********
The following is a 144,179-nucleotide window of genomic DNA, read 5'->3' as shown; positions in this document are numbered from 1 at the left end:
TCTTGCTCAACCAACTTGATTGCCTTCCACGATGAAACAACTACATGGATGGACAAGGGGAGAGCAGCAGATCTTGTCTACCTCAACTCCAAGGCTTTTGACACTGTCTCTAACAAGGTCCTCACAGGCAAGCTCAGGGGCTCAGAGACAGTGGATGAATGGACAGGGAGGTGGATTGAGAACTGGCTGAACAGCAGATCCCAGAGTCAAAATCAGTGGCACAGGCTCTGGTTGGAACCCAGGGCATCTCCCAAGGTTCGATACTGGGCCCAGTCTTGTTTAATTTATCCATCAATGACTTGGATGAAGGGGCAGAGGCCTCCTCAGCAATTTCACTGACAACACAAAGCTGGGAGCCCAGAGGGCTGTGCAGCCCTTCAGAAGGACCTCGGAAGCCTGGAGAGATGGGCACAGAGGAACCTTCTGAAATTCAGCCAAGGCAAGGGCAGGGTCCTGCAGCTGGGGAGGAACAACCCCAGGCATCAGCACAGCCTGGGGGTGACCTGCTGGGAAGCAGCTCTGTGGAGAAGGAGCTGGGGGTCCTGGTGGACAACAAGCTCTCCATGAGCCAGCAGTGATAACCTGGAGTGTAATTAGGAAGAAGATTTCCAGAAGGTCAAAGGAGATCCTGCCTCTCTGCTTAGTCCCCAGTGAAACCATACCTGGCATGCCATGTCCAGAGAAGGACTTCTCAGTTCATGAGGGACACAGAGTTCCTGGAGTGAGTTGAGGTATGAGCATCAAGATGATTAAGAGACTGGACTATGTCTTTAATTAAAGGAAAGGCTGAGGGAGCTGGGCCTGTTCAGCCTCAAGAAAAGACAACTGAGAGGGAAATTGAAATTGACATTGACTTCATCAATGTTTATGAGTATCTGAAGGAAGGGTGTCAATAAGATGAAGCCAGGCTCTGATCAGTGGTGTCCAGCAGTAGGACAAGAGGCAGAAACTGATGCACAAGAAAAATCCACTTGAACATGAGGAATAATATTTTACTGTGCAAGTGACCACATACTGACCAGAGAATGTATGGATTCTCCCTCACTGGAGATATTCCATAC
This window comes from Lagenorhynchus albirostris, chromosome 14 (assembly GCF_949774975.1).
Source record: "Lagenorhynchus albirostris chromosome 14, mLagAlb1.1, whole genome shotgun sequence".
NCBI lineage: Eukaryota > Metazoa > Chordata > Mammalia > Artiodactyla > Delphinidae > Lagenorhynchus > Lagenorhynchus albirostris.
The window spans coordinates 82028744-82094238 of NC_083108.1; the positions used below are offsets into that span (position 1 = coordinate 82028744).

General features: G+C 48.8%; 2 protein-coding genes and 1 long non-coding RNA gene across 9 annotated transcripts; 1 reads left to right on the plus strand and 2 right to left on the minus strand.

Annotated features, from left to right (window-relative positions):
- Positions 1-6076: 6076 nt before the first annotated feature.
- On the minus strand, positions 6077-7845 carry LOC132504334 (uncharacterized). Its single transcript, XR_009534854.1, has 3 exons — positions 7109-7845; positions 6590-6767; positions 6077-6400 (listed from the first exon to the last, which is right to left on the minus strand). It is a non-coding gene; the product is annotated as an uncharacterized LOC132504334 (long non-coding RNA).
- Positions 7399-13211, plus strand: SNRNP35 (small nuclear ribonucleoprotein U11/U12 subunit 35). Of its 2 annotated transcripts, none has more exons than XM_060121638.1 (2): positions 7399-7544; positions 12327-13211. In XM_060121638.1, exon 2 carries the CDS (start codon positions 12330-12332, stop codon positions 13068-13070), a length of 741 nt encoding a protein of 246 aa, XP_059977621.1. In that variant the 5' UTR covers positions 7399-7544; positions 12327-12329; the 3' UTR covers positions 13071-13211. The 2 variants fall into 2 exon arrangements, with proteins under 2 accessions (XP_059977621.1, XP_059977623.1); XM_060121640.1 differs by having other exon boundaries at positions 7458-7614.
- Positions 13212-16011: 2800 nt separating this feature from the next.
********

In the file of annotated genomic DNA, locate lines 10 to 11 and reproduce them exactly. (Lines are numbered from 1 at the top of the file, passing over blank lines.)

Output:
- On the minus strand, positions 6077-7845 carry LOC132504334 (uncharacterized). Its single transcript, XR_009534854.1, has 3 exons — positions 7109-7845; positions 6590-6767; positions 6077-6400 (listed from the first exon to the last, which is right to left on the minus strand). It is a non-coding gene; the product is annotated as an uncharacterized LOC132504334 (long non-coding RNA).
- Positions 7399-13211, plus strand: SNRNP35 (small nuclear ribonucleoprotein U11/U12 subunit 35). Of its 2 annotated transcripts, none has more exons than XM_060121638.1 (2): positions 7399-7544; positions 12327-13211. In XM_060121638.1, exon 2 carries the CDS (start codon positions 12330-12332, stop codon positions 13068-13070), a length of 741 nt encoding a protein of 246 aa, XP_059977621.1. In that variant the 5' UTR covers positions 7399-7544; positions 12327-12329; the 3' UTR covers positions 13071-13211. The 2 variants fall into 2 exon arrangements, with proteins under 2 accessions (XP_059977621.1, XP_059977623.1); XM_060121640.1 differs by having other exon boundaries at positions 7458-7614.